The other day I received an invitation to attend a seminar about retirement income. The invitation said I could get a guaranteed six percent for life without risk. The invitation further stated that by attending the free dinner, I was under no obligation whatsoever, and the seminar was being conducted by a senior retirement income specialist (SRIS).
I receive these invitations all the time and typically, I just throw them out because they’re not worth the paper they’re written on. These seminars are not meant to educate people but rather, to sell you something. My advice has always been to avoid these types of seminars because why would you want to put yourself in the position of being subject to high pressure sales tactics. In addition, the products that are sold pursuant to these seminars almost always have high fees, high costs and are not investor friendly.
In the financial world where just about anyone can claim they are a financial advisor, there were over 200 so-called alphabet designations with regard to financial planning. Of those, more than 50 have the word retirement in it somewhere or the other. I have seen senior retirement income specialists, certified retirement specialists, certified retirement income advisor… and the list goes on. The problem with all these alphabet designations is that most of them are nothing more than marketing tools. I am an attorney and a certified public accountant. For both those designations I had to complete a set of requirements that took years and I had to pass certain exams. To become a lawyer I had to pass the bar exam, and to become a certified public account I had to pass the CPA exam. Not only did I have to pass these exams but I have rules and regulations that I must comply with to keep my licenses. Unfortunately, that is not the case when it comes to many of these so-called retirement specialists. All too often these alphabet designations are nothing more than a marketing tool where there are very few requirements to obtain the designation at all. For some, all you have to do is pay a fee while others require you to go to a seminar to get your designation. In addition, with many of these designations, there is no on-going requirement as to how you have to conduct your business. The bottom line with many of these designations is they’re nothing more than an attempt to deceive and fool people. As far as I’m concerned, when people use these bogus credentials it’s a good indicator that you don’t want to do business with them.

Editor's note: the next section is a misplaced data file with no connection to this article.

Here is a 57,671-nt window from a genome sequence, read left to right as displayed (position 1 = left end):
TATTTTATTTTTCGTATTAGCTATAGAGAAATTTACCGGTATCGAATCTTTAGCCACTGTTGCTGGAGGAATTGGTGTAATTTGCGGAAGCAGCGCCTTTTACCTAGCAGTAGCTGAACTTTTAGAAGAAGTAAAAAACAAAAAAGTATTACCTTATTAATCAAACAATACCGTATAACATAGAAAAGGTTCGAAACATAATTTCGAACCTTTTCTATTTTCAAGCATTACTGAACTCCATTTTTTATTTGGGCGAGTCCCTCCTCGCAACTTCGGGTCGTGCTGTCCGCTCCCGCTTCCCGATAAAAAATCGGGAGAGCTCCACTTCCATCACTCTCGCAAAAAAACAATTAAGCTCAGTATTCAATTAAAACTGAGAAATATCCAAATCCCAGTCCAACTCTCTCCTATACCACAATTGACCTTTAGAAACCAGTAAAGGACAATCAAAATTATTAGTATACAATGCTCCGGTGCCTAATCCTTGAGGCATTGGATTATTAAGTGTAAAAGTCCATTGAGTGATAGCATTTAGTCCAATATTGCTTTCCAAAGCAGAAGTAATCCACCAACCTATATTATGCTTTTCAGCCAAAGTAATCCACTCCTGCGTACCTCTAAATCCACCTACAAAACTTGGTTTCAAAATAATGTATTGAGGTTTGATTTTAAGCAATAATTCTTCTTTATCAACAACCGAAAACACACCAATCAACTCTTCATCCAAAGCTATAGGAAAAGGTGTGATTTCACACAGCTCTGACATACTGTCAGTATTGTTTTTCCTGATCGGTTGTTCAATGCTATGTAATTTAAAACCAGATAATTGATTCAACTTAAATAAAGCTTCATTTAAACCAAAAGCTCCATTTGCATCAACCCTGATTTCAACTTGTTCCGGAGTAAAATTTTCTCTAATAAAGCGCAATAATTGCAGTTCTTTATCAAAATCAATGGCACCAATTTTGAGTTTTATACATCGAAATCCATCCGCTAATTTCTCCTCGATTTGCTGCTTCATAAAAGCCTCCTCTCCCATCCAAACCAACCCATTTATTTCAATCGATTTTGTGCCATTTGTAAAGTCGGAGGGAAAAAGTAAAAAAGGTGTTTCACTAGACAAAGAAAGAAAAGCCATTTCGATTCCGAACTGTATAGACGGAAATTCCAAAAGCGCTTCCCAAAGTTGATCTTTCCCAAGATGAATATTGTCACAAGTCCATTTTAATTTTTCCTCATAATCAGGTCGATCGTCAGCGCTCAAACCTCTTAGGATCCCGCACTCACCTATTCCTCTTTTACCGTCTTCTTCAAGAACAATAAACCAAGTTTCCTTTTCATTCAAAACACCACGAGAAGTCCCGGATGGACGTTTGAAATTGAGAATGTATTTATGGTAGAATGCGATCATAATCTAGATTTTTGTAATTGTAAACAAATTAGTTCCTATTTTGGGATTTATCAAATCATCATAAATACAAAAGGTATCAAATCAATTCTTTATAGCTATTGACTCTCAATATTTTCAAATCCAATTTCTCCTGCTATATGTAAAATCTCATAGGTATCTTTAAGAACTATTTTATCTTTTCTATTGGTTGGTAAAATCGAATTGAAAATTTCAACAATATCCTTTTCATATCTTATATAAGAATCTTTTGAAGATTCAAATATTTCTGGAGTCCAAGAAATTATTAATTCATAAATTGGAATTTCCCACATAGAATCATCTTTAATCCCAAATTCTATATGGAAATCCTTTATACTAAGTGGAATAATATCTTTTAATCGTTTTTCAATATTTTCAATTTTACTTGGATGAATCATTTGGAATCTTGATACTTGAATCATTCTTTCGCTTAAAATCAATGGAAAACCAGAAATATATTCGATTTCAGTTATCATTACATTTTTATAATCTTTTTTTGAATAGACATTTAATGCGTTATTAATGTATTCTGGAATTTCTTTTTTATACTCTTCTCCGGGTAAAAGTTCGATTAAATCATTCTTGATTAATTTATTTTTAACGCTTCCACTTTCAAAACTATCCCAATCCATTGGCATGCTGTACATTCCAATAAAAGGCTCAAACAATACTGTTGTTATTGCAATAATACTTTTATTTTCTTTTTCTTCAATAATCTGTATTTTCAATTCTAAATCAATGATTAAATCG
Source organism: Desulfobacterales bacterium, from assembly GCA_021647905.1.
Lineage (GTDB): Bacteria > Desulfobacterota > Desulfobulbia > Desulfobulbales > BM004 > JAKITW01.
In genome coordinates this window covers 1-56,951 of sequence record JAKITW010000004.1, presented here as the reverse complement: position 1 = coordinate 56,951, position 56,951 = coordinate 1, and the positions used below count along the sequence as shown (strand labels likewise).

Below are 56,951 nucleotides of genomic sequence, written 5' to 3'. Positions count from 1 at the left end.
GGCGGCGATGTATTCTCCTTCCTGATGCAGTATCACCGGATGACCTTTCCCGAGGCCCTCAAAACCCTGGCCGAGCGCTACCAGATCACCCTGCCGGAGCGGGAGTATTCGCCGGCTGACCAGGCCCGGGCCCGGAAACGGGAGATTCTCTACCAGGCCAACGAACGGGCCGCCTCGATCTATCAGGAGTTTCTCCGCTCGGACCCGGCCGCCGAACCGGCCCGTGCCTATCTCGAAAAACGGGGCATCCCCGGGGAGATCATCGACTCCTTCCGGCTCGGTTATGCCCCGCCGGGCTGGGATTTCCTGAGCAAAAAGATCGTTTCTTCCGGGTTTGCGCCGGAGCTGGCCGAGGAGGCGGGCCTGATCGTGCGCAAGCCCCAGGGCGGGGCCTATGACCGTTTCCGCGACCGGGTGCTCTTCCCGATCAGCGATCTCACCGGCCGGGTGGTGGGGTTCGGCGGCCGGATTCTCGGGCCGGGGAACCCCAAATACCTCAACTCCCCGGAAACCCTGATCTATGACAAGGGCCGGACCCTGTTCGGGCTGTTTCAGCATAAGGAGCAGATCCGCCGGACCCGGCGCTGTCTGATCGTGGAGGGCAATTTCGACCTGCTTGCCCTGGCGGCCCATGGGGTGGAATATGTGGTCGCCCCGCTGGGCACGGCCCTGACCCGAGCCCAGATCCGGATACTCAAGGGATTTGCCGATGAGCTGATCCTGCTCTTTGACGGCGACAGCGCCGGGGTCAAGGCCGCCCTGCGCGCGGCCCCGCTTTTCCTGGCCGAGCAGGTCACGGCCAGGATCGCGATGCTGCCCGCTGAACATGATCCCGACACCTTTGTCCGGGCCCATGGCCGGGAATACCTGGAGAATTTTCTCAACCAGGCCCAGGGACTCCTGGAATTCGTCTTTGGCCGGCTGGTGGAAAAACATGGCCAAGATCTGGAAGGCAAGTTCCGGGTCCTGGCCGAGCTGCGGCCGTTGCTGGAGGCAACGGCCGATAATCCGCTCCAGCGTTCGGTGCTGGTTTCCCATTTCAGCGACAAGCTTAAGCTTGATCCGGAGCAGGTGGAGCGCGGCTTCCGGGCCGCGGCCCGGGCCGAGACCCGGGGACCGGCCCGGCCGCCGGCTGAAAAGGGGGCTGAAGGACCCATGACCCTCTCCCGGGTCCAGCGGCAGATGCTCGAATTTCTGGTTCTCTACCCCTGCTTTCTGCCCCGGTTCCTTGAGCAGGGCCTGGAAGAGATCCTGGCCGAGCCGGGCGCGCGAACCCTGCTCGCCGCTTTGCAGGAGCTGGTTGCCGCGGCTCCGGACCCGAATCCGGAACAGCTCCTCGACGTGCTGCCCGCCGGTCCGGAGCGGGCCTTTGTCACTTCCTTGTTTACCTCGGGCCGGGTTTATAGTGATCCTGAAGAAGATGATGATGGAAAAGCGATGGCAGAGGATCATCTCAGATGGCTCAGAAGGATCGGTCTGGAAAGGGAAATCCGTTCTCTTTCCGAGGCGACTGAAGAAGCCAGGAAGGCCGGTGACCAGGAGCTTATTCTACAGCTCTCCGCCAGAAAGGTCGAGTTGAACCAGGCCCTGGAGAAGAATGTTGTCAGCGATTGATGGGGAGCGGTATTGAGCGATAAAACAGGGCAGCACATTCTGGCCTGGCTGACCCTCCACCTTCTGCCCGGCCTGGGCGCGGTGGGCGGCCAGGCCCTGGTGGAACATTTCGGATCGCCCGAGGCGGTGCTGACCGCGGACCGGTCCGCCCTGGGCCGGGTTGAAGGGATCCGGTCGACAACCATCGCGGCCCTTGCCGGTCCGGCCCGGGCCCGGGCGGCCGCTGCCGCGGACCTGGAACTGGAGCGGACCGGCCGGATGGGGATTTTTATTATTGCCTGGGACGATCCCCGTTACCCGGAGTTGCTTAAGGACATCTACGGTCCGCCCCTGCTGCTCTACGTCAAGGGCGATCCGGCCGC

There’s a reason why people put credentials after their name; because they know it creates and air of respectability. The general public assumes that when someone has credentials after their name they‘ve had to earn it. Unfortunately, this is not always the case.
Many people with these bogus credentials know that seniors are more likely to rely on the advice of a professional who uses some sort of alphabet soup designation and that is why they add these designations. When it comes to the financial world, you should not be fooled by designations. Just because someone has initials after their name doesn’t necessarily mean anything. My recommendation is that prior to retaining someone to help you with your finances, you check their designations out. If you find that, like in many of the cases, the designation is nothing more than a marketing tool, then you know you should walk away. After all, handling your finances is a serious job and not something that you should treat lightly. Therefore, don’t be fooled by designations; make sure that you do an independent check to determine exactly what the designation means.
One last note and that is the next time you’re invited to a free financial seminar and they’re offering you a free dinner or lunch, the best thing you can do is ignore it.